It had a been a bumpy road travelling south from Phnom Penh, the capital of Cambodia down to Kampot, known for its pepper and southern beaches. Our itinerary had stated we were visiting a music school and watch a performance of traditional Cambodian dance and music. OK, that sounds entertaining I thought.
We were ushered into a sparse hall, cracks appearing on the walls, tiled floor and a few rickety chairs lined along one end of the space. There were a few puddles of water in one corner – the roof had leaked in recent rain and an eerie silence settled around the walls – a silence that I had come to notice seemed to be part of Cambodia.
For the next 30 minutes or so we were entertained by a group of children – young girls dancing, boys playing traditional music instruments, traditional puppets moving along with the music. It was hauntingly magical. Slowly we realised that the children were afflicted with blindness, or other disabilities.
The Principal of the school then spoke to us. The children were orphans, abandoned by parents who could not look after their healthy children, let alone ones that could not easily contribute to the household or family business.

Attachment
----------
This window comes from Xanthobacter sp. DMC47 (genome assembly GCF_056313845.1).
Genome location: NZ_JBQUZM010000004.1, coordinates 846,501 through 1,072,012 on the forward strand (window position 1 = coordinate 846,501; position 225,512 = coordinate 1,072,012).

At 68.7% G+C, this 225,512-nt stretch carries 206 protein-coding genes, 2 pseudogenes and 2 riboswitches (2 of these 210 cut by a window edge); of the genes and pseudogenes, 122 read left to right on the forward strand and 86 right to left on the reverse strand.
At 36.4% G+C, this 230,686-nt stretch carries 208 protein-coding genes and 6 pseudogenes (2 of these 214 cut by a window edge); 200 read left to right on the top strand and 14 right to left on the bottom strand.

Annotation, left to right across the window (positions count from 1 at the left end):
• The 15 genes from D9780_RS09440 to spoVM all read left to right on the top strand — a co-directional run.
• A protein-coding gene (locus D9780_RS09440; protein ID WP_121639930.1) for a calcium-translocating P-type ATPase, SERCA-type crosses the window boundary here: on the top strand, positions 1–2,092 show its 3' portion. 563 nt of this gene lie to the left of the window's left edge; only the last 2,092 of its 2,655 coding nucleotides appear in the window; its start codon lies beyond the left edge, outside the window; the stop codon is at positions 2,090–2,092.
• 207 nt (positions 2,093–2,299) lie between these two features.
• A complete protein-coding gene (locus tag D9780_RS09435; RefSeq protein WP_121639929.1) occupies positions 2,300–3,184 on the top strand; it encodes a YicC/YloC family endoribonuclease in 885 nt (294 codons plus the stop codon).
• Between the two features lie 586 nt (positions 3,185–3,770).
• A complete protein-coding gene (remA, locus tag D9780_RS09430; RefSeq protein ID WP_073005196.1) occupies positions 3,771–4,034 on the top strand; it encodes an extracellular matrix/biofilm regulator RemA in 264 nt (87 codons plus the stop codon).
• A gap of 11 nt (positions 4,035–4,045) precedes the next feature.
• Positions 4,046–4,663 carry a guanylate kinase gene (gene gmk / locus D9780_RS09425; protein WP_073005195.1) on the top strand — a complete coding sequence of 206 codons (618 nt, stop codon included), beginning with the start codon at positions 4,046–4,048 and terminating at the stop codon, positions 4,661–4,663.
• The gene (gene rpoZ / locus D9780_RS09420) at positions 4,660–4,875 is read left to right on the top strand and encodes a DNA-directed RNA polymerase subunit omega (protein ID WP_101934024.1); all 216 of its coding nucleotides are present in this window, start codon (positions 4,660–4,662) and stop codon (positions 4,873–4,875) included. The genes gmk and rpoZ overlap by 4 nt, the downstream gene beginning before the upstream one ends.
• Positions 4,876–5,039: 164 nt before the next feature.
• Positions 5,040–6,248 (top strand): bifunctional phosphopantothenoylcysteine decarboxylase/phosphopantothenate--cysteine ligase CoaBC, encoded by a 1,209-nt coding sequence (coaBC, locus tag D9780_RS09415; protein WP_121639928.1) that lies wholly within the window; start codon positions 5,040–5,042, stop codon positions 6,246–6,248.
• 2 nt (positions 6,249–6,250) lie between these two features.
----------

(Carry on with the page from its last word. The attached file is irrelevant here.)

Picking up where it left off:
There is no government assistance in Cambodia, no access to education for the blind or facilities to help rehabilitate them into society. They are neglected and abandoned.
We then found that they were struggling to even feed the children, let alone fix the leaking roof or the crumbling walls.
We were heart broken.
The blind children opened our eyes. We saw how privileged we are to enjoy a meal, see a sunset, read a book, spend time with a family in the safety of our home.
Day Two of my Advent calendar for Making a Difference is the Kampot Traditional Music and Dance School for Orphaned and Disabled children, Khmer Cultural Development Institute (KCDI)
Its vision is to reach out to the most vulnerable children whilst at the same time providing them with complete residential care at our school, scholastic education from infant school to university and high-quality training in traditional Cambodian performing arts.
You can read more and consider donating at: